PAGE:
Feeding the Future: Smart Ranching and the Southwest CenterPosted on: January 1, 2011 in Environment & Sustainability
Through research, scholarship and vigorous publishing, the Southwest Center illuminates and explores the rich cultural and historical legacies of the Southwest, drawing a fascinating picture of life in the region over thousands of years. Architecture, archaeology, folklore and ethnobotany are some of the lenses through which researchers study the area.
If you do not see the video below, view it here on YouTube.
Folklorist Maribel Alvarez and ethnobotanist Gary Paul Nabhan are giving a lot of thought to the future of a traditional local food, the beef taco. It’s part of their “Flavors Without Borders/Sabores Sin Fronteras” project, which looks at the shared culinary traditions of the Southwest, including Northern Mexico, Southern Arizona and New Mexico.
The main ingredient of the beef taco has long been central to the economy and menu in the Southwest, but cattle ranching is a significant contributor to global climate change. Alvarez and Nabhan teamed up with local writer Kimi Eisele and photographer Josh Schachter to document the efforts of one Southern Arizona rancher who is pioneering a new way of raising cattle in the desert.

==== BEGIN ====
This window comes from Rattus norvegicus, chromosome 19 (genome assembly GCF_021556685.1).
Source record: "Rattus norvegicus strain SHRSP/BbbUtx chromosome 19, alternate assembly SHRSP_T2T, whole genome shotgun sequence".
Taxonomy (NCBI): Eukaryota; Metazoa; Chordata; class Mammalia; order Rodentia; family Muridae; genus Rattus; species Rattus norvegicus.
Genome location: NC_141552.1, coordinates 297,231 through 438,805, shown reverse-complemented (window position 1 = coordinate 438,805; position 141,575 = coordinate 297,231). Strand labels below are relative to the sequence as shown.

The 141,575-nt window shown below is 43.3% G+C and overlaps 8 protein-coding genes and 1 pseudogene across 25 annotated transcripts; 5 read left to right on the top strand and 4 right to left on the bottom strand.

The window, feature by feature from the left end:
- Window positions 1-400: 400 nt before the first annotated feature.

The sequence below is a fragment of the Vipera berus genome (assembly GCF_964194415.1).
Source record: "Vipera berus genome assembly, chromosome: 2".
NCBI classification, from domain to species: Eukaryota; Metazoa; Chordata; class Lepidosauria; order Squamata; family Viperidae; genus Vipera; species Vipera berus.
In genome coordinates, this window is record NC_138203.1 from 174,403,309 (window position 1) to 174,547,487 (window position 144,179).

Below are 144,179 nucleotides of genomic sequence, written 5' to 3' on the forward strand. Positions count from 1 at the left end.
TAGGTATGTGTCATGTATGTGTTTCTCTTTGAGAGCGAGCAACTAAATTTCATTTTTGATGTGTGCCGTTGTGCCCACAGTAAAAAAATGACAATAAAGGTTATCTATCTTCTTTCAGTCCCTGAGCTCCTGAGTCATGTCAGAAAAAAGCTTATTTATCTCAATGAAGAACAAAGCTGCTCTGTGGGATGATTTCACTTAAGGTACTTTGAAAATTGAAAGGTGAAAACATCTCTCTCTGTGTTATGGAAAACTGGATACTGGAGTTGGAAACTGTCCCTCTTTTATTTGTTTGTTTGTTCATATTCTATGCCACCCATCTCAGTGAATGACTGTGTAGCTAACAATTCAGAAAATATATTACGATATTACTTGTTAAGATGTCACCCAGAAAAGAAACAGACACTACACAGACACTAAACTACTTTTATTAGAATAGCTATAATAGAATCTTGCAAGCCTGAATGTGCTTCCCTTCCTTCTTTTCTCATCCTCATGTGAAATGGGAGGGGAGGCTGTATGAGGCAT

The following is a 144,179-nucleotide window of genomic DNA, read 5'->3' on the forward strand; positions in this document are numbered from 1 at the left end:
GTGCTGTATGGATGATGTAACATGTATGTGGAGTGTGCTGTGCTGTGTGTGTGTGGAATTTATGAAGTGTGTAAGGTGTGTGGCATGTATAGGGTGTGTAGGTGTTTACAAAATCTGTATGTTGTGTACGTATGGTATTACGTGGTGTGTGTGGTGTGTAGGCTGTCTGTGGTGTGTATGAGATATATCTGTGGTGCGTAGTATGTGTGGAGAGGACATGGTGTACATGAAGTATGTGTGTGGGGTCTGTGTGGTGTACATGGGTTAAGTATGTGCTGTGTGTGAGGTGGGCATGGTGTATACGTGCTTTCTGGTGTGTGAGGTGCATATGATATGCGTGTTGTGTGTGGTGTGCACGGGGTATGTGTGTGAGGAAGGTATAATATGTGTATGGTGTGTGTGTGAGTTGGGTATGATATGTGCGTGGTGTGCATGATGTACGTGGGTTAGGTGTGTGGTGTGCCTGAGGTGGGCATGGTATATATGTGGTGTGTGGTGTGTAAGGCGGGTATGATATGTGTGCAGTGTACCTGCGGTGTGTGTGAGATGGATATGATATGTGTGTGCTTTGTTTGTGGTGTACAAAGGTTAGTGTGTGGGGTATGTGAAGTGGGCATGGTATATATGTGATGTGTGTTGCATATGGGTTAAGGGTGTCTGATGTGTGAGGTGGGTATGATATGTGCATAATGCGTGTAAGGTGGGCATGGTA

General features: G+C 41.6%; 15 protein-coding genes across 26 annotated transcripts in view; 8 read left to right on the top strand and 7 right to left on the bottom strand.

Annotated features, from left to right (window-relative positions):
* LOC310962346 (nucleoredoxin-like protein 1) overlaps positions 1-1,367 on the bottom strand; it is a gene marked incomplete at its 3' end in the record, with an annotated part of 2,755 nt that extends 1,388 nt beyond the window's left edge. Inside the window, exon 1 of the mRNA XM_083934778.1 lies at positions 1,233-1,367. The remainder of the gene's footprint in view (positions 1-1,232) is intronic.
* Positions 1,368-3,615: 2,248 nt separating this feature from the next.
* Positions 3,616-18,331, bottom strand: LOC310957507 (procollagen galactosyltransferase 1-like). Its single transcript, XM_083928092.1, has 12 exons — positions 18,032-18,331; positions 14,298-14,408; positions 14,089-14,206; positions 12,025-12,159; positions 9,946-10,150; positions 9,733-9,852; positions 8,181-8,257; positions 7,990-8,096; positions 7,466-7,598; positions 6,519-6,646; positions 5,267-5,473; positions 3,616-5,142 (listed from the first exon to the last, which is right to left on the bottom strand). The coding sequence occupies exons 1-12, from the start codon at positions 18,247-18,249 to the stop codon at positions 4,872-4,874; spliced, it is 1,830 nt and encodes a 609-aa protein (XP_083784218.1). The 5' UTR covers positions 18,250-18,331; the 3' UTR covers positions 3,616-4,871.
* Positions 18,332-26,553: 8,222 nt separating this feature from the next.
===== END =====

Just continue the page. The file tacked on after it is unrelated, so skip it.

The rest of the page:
On his ranch in Patagonia, Arizona, which runs along the border with Mexico, Duncan Blair plants a forage chain that adds organic matter into the land, replenishes the ecosystem, and is better for the health of his cattle. When the cattle are ready to be finished, he won’t ship them thousands of miles north to feed lots. He’ll finish them locally, yielding more nutritious and tastier organic beef.
At the Southwest Center at the University of Arizona, researchers like Nabhan and Alvarez are using multi-disciplinary lenses to identify solutions and innovations to tomorrow’s problems. Ranchers, restaurant owners, scientists and environmentalists on both sides of the border attended their recent “Meat and Wheat” conference at the University of Arizona’s Agriculture Center.
Reaching out to ranchers and cowhands (vaqueros in Spanish) is vital, says Nabhan, because up until now they haven’t been active participants in conversations about food and climate effects. “How can people in ‘cattle country’ like the Arizona-Sonoran borderlands come to understand the connections between their ‘heritage foods’ and adverse climate changes? And what possible alternatives can they contemplate without diminishing their own sense of cultural uniqueness?”
The project is relevant not just to the beef producer, but to consumers as well, says Alvarez. “It’s so important to think about what we eat and the ethical and environmental choices we make, and to understand the vital connections between culture, economics, the environment and our shared sense of community.”
Learn more about the work of the UA Southwest Center at http://swctr.web.arizona.edu/.